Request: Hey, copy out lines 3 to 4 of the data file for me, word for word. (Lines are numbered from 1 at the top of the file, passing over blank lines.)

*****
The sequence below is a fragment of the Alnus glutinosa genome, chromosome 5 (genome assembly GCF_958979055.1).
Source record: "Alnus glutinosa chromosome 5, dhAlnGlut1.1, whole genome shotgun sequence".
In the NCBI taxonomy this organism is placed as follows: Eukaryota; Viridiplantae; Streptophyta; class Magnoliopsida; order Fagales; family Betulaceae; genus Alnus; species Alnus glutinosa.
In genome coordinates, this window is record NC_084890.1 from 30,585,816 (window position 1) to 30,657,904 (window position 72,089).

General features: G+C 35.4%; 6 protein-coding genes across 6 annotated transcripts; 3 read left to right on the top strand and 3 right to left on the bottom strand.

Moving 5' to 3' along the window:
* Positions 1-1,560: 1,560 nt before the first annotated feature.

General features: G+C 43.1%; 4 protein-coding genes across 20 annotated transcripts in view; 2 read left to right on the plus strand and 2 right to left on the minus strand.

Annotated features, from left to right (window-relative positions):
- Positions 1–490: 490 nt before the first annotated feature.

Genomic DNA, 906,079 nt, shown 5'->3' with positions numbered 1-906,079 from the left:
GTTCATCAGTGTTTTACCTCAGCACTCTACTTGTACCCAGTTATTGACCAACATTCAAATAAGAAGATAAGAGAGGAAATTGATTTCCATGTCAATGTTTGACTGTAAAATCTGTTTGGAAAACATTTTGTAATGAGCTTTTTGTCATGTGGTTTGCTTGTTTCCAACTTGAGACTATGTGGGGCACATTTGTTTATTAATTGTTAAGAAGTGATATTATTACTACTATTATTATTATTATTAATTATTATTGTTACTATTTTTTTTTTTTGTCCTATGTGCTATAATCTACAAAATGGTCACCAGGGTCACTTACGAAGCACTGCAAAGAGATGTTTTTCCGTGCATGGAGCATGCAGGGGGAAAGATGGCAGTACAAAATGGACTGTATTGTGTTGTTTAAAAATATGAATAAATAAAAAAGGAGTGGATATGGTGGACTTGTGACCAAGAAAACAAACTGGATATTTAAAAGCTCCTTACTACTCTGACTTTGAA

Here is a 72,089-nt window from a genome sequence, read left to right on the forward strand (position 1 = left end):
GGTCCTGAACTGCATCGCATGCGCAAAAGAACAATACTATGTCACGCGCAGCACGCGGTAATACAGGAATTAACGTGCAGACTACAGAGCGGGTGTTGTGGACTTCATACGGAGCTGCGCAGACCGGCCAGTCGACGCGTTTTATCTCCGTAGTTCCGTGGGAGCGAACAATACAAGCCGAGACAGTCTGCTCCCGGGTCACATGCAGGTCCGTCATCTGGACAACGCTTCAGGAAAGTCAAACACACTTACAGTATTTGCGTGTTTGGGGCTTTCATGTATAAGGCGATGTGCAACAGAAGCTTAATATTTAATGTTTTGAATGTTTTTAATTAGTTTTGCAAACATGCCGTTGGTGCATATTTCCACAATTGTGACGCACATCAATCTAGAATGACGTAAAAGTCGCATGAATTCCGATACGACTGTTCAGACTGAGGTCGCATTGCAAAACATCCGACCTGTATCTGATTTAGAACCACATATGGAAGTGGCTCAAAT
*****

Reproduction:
In the NCBI taxonomy this organism is placed as follows: Eukaryota; Viridiplantae; Streptophyta; class Magnoliopsida; order Fagales; family Betulaceae; genus Alnus; species Alnus glutinosa.
In genome coordinates, this window is record NC_084890.1 from 30,585,816 (window position 1) to 30,657,904 (window position 72,089).